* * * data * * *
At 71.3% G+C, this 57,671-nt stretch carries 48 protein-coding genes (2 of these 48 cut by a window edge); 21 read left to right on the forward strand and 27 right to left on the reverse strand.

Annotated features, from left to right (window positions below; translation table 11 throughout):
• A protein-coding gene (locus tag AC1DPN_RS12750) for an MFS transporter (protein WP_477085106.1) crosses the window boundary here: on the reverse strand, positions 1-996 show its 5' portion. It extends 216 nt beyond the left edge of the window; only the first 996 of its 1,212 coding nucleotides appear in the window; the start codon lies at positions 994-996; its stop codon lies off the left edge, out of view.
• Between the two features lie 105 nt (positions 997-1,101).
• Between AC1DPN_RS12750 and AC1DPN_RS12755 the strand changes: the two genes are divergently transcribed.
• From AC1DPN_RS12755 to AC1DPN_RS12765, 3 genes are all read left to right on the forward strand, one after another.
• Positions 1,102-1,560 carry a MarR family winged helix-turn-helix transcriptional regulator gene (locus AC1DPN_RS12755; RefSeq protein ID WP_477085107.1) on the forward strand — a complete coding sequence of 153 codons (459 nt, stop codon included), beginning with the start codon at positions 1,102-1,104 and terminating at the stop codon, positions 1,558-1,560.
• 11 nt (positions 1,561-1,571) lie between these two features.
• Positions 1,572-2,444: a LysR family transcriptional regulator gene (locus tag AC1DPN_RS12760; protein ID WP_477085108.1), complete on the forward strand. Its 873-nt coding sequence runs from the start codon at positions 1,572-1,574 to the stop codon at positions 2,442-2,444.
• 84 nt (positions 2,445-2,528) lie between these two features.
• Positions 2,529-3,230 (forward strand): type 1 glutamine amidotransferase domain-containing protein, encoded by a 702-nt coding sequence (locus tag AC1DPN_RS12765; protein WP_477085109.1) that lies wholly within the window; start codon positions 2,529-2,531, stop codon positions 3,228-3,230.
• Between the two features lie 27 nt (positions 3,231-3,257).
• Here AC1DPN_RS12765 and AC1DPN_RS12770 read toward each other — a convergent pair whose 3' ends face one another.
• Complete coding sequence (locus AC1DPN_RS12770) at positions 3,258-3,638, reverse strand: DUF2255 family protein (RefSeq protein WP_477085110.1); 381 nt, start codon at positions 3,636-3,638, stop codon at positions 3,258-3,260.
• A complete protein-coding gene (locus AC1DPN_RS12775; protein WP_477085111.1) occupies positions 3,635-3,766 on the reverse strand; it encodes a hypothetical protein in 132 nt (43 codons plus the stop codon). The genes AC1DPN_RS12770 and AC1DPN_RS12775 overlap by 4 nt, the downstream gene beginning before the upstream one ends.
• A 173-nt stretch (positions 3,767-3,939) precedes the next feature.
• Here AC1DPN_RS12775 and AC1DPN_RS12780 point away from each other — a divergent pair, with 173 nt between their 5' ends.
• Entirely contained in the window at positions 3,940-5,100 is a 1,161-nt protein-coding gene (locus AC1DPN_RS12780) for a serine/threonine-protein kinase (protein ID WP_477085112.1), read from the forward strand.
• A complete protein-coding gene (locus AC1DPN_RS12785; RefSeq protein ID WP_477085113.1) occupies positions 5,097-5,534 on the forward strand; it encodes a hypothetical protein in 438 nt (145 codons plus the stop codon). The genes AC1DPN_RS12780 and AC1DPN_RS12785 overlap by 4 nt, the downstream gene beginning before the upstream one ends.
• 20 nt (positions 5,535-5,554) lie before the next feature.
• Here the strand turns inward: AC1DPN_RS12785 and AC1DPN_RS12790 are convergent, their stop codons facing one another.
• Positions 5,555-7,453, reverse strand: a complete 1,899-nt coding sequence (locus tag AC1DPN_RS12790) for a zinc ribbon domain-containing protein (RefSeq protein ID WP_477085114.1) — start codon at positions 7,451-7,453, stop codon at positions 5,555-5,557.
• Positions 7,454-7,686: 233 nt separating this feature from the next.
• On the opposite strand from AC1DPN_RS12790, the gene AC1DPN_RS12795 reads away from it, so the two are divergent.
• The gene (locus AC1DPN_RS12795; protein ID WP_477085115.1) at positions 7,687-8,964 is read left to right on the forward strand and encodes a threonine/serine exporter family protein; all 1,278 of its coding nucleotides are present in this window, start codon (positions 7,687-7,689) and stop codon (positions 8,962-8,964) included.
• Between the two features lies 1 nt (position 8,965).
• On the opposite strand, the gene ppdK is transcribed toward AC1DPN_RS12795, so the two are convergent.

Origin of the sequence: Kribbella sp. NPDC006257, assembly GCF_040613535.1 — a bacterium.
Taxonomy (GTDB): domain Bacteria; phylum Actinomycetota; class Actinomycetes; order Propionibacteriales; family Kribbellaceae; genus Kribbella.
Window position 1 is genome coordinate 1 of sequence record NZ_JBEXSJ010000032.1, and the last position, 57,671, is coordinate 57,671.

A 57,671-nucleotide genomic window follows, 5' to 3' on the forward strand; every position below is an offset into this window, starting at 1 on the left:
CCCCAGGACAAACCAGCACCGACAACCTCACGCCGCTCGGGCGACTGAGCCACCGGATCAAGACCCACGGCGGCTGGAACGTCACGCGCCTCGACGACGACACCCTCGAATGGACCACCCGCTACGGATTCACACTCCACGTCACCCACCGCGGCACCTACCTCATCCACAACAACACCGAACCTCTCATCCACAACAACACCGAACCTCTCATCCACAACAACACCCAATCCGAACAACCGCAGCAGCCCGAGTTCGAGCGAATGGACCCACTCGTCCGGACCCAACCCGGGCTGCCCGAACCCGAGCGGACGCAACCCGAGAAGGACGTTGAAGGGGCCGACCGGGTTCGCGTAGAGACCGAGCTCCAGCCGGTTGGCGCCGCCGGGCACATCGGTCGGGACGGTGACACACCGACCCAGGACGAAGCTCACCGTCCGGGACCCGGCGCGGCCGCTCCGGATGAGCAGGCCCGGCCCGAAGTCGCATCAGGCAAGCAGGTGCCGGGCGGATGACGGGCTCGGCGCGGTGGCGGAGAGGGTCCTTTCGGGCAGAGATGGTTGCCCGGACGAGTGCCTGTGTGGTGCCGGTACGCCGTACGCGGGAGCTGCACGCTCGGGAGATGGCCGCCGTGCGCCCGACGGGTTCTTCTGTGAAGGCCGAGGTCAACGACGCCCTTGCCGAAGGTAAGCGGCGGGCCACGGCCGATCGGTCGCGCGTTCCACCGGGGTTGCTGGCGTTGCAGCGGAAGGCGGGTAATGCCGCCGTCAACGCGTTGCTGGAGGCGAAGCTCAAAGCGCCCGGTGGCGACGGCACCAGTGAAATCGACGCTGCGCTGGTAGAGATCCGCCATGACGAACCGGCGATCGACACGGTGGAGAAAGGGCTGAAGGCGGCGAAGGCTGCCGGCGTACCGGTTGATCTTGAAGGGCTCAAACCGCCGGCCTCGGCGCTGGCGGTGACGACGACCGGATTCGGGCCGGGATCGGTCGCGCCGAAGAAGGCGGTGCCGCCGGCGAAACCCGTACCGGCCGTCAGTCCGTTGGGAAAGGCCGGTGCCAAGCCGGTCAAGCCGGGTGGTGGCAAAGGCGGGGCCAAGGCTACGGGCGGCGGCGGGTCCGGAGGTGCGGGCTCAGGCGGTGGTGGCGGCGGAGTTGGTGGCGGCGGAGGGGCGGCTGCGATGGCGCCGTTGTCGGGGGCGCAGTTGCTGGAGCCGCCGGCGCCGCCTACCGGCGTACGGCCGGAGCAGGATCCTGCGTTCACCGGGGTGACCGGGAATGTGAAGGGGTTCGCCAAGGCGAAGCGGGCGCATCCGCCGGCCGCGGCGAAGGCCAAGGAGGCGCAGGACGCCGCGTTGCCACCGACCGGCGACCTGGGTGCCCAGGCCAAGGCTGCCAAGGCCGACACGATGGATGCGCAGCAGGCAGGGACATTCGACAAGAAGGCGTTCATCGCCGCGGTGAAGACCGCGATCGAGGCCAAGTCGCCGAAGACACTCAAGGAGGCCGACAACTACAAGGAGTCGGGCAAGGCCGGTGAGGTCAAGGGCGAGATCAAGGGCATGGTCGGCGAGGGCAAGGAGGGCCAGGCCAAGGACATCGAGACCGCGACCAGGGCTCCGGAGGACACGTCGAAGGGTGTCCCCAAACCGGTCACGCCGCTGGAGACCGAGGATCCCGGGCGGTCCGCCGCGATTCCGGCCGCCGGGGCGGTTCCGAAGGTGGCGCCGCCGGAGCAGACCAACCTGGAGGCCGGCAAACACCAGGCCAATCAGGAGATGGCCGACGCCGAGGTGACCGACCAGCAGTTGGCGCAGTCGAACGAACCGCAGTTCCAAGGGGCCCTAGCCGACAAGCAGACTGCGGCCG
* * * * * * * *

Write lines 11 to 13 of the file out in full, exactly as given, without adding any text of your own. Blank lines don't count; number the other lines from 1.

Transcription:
• Positions 2,529-3,230 (forward strand): type 1 glutamine amidotransferase domain-containing protein, encoded by a 702-nt coding sequence (locus tag AC1DPN_RS12765; protein WP_477085109.1) that lies wholly within the window; start codon positions 2,529-2,531, stop codon positions 3,228-3,230.
• Between the two features lie 27 nt (positions 3,231-3,257).
• Here AC1DPN_RS12765 and AC1DPN_RS12770 read toward each other — a convergent pair whose 3' ends face one another.